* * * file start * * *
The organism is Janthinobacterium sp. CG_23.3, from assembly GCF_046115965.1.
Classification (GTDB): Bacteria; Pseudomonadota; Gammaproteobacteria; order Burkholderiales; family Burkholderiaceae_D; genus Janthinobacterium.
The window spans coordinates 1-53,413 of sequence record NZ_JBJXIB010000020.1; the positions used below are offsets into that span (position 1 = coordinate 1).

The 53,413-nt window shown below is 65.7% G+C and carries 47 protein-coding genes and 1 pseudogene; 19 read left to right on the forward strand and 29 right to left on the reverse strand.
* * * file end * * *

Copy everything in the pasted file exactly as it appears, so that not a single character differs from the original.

The organism is Janthinobacterium sp. CG_23.3, from assembly GCF_046115965.1.
Classification (GTDB): Bacteria; Pseudomonadota; Gammaproteobacteria; order Burkholderiales; family Burkholderiaceae_D; genus Janthinobacterium.
The window spans coordinates 1-53,413 of sequence record NZ_JBJXIB010000020.1; the positions used below are offsets into that span (position 1 = coordinate 1).

The 53,413-nt window shown below is 65.7% G+C and carries 47 protein-coding genes and 1 pseudogene; 19 read left to right on the forward strand and 29 right to left on the reverse strand.